meaning and scope of the patent claims asserted to be
infringed.” Markman v. Westview Instruments,
Inc., 52 F.3d 967, 976 (Fed. Cir. 1995) (en banc),
aff'd 517 U.S. 370 (1996). The Court is not
bound by the proposed constructions presented and argued by
the parties. See Marine Polymer Techs., Inc. v. HemCon,
Inc., 672 F.3d 1350, 1359 n.4 (Fed. Cir. 2012) (en
interpreting claims, it is “well-settled” that
“the court should look first to the intrinsic evidence
of record.” Vitronics Corp. v. Conceptronic,
Inc., 90 F.3d 1576, 1582 (Fed. Cir. 1996). “Such
intrinsic evidence is the most significant source of the
legally operative meaning of disputed claim language.”
Id. There are three primary sources of
“intrinsic evidence”: (1) the claims, (2) the
specification, and (3) the prosecution history. See
Phillips v. AWH Corp., 415 F.3d 1303, 1314 (Fed. Cir.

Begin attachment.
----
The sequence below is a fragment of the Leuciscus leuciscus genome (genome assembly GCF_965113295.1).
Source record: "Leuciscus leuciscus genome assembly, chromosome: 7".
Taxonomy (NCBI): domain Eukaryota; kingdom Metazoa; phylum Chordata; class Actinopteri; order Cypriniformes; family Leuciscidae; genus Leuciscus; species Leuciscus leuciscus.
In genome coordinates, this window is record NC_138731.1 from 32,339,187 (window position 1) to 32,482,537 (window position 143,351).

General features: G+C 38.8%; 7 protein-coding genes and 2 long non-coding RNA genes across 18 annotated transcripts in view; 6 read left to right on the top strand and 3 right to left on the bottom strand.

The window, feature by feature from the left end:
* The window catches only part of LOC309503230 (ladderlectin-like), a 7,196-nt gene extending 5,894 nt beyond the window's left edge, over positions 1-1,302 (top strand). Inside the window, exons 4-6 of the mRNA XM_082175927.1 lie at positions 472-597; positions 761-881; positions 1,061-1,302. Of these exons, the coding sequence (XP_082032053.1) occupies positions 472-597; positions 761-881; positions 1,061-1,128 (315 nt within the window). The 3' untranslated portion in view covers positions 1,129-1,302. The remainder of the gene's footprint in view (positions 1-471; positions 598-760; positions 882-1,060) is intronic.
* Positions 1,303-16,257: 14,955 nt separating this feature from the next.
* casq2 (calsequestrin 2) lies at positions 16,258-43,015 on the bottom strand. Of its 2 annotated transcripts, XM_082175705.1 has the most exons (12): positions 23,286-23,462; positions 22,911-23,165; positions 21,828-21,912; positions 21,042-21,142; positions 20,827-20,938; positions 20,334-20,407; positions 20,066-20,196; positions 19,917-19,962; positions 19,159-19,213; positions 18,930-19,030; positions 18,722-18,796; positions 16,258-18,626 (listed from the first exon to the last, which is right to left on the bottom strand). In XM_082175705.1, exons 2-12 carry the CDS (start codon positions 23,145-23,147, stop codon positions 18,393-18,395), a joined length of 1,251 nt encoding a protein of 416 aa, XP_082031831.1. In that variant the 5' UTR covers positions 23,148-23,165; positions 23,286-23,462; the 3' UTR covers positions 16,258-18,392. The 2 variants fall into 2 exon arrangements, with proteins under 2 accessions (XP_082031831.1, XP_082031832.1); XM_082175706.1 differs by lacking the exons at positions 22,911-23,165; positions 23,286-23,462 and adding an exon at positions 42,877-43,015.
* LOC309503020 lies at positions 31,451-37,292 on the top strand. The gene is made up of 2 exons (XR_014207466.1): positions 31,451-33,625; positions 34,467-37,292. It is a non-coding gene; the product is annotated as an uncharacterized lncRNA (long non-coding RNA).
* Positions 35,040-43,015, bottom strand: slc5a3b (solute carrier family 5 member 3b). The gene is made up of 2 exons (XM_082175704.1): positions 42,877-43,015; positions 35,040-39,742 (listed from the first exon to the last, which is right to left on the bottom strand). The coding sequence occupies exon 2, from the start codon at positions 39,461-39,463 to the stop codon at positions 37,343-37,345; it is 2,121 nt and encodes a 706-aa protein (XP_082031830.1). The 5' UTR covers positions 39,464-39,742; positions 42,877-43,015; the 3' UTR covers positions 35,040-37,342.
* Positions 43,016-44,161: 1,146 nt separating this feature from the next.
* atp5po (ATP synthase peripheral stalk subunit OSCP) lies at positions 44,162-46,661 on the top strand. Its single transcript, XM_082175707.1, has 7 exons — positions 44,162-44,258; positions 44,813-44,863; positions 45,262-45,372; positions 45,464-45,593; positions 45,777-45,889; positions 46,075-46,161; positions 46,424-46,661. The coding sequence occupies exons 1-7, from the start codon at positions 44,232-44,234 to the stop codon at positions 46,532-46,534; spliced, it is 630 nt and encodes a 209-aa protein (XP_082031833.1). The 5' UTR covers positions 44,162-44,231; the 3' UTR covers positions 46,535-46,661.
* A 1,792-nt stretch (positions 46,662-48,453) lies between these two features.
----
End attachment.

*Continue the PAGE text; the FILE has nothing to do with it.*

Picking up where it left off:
2005) (en banc).
a court must examine the language of the claims, as
“[i]t is a ‘bedrock principle' of patent law
that ‘the claims of a patent define the invention to
which the patentee is entitled the right to
exclude.'” Id. at 1312 (quoting
Innova/Pure Water, Inc. v. Safari Water Filtration Sys.,
Inc., 381 F.3d 1111, 1115 (Fed. Cir. 2004)).
“[W]ords of a claim ‘are generally given their
ordinary and customary meaning'”-that is,
“the meaning that the term would have to a person of
ordinary skill in the art in question at the time of the
invention.” Id. at 1312-13 (quoting
Vitronics, 90 F.3d at 1582). In examining the claims
of the patent, both “the context in which a term is
used in the asserted claim” and “[o]ther claims
of the patent in question” “provide substantial
guidance as to the meaning of particular claim terms.”
Id. at 1314. “Differences among claims also
can be a useful guide in understanding the meaning of
particular claim terms.” Id. For example,
under the doctrine of claim differentiation, “the